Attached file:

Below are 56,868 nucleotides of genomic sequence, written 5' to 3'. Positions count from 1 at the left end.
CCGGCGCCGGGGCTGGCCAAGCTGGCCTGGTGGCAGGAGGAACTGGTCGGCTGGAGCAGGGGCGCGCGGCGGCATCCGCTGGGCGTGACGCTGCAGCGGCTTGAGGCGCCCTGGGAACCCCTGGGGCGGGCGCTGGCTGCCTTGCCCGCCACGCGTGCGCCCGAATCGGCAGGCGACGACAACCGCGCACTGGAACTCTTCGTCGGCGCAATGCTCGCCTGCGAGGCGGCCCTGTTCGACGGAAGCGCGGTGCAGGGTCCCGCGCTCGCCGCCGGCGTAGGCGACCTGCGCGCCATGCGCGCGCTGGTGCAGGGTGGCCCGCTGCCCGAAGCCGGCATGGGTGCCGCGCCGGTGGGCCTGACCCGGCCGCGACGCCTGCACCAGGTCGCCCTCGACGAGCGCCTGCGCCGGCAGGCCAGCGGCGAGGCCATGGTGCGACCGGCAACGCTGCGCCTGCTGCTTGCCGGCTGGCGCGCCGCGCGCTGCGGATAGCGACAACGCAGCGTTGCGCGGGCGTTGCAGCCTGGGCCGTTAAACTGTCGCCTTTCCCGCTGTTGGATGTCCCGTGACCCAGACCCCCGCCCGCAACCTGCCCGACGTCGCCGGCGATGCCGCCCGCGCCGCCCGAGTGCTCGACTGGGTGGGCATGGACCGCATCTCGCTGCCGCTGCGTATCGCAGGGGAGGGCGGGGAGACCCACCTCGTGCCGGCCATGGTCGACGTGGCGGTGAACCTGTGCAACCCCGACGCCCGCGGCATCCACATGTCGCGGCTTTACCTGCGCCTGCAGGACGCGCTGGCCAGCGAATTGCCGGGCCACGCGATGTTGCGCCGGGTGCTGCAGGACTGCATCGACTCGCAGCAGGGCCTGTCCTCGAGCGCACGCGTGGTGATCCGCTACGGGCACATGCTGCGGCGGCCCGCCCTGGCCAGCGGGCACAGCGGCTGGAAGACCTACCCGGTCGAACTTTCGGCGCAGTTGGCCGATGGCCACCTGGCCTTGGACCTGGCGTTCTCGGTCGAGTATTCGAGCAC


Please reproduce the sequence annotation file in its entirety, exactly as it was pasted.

Below are 56,868 nucleotides of genomic sequence, written 5' to 3'. Positions count from 1 at the left end.
CCGGCGCCGGGGCTGGCCAAGCTGGCCTGGTGGCAGGAGGAACTGGTCGGCTGGAGCAGGGGCGCGCGGCGGCATCCGCTGGGCGTGACGCTGCAGCGGCTTGAGGCGCCCTGGGAACCCCTGGGGCGGGCGCTGGCTGCCTTGCCCGCCACGCGTGCGCCCGAATCGGCAGGCGACGACAACCGCGCACTGGAACTCTTCGTCGGCGCAATGCTCGCCTGCGAGGCGGCCCTGTTCGACGGAAGCGCGGTGCAGGGTCCCGCGCTCGCCGCCGGCGTAGGCGACCTGCGCGCCATGCGCGCGCTGGTGCAGGGTGGCCCGCTGCCCGAAGCCGGCATGGGTGCCGCGCCGGTGGGCCTGACCCGGCCGCGACGCCTGCACCAGGTCGCCCTCGACGAGCGCCTGCGCCGGCAGGCCAGCGGCGAGGCCATGGTGCGACCGGCAACGCTGCGCCTGCTGCTTGCCGGCTGGCGCGCCGCGCGCTGCGGATAGCGACAACGCAGCGTTGCGCGGGCGTTGCAGCCTGGGCCGTTAAACTGTCGCCTTTCCCGCTGTTGGATGTCCCGTGACCCAGACCCCCGCCCGCAACCTGCCCGACGTCGCCGGCGATGCCGCCCGCGCCGCCCGAGTGCTCGACTGGGTGGGCATGGACCGCATCTCGCTGCCGCTGCGTATCGCAGGGGAGGGCGGGGAGACCCACCTCGTGCCGGCCATGGTCGACGTGGCGGTGAACCTGTGCAACCCCGACGCCCGCGGCATCCACATGTCGCGGCTTTACCTGCGCCTGCAGGACGCGCTGGCCAGCGAATTGCCGGGCCACGCGATGTTGCGCCGGGTGCTGCAGGACTGCATCGACTCGCAGCAGGGCCTGTCCTCGAGCGCACGCGTGGTGATCCGCTACGGGCACATGCTGCGGCGGCCCGCCCTGGCCAGCGGGCACAGCGGCTGGAAGACCTACCCGGTCGAACTTTCGGCGCAGTTGGCCGATGGCCACCTGGCCTTGGACCTGGCGTTCTCGGTCGAGTATTCGAGCAC